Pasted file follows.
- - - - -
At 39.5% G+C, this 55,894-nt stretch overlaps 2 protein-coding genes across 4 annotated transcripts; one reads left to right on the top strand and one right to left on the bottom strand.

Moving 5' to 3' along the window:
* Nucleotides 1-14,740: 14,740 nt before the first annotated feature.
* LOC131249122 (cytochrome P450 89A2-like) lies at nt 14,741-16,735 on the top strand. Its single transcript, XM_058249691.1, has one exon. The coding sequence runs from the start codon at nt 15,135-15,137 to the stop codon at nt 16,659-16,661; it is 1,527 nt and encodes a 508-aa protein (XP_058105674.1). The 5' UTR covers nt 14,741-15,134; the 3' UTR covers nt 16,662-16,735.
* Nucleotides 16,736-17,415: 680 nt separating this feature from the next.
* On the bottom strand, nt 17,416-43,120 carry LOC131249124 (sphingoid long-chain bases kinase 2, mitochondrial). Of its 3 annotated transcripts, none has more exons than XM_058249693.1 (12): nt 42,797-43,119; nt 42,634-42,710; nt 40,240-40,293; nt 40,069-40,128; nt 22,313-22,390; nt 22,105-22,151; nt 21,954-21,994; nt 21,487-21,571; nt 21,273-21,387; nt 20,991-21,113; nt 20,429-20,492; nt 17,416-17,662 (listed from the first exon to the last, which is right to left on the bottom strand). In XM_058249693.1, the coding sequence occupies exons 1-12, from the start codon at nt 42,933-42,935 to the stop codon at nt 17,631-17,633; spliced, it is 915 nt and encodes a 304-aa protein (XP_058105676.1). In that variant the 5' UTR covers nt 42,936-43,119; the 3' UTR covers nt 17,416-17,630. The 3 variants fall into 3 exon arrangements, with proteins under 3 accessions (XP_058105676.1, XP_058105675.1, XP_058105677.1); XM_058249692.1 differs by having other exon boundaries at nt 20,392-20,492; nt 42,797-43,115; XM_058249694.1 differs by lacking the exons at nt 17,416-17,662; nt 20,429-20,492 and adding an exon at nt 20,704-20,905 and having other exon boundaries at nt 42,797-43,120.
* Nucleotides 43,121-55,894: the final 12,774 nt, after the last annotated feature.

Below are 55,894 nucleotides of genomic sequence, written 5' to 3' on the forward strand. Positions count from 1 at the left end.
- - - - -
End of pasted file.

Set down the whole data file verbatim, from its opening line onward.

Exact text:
At 39.5% G+C, this 55,894-nt stretch overlaps 2 protein-coding genes across 4 annotated transcripts; one reads left to right on the top strand and one right to left on the bottom strand.

Moving 5' to 3' along the window:
* Nucleotides 1-14,740: 14,740 nt before the first annotated feature.
* LOC131249122 (cytochrome P450 89A2-like) lies at nt 14,741-16,735 on the top strand. Its single transcript, XM_058249691.1, has one exon. The coding sequence runs from the start codon at nt 15,135-15,137 to the stop codon at nt 16,659-16,661; it is 1,527 nt and encodes a 508-aa protein (XP_058105674.1). The 5' UTR covers nt 14,741-15,134; the 3' UTR covers nt 16,662-16,735.
* Nucleotides 16,736-17,415: 680 nt separating this feature from the next.
* On the bottom strand, nt 17,416-43,120 carry LOC131249124 (sphingoid long-chain bases kinase 2, mitochondrial). Of its 3 annotated transcripts, none has more exons than XM_058249693.1 (12): nt 42,797-43,119; nt 42,634-42,710; nt 40,240-40,293; nt 40,069-40,128; nt 22,313-22,390; nt 22,105-22,151; nt 21,954-21,994; nt 21,487-21,571; nt 21,273-21,387; nt 20,991-21,113; nt 20,429-20,492; nt 17,416-17,662 (listed from the first exon to the last, which is right to left on the bottom strand). In XM_058249693.1, the coding sequence occupies exons 1-12, from the start codon at nt 42,933-42,935 to the stop codon at nt 17,631-17,633; spliced, it is 915 nt and encodes a 304-aa protein (XP_058105676.1). In that variant the 5' UTR covers nt 42,936-43,119; the 3' UTR covers nt 17,416-17,630. The 3 variants fall into 3 exon arrangements, with proteins under 3 accessions (XP_058105676.1, XP_058105675.1, XP_058105677.1); XM_058249692.1 differs by having other exon boundaries at nt 20,392-20,492; nt 42,797-43,115; XM_058249694.1 differs by lacking the exons at nt 17,416-17,662; nt 20,429-20,492 and adding an exon at nt 20,704-20,905 and having other exon boundaries at nt 42,797-43,120.
* Nucleotides 43,121-55,894: the final 12,774 nt, after the last annotated feature.

Below are 55,894 nucleotides of genomic sequence, written 5' to 3' on the forward strand. Positions count from 1 at the left end.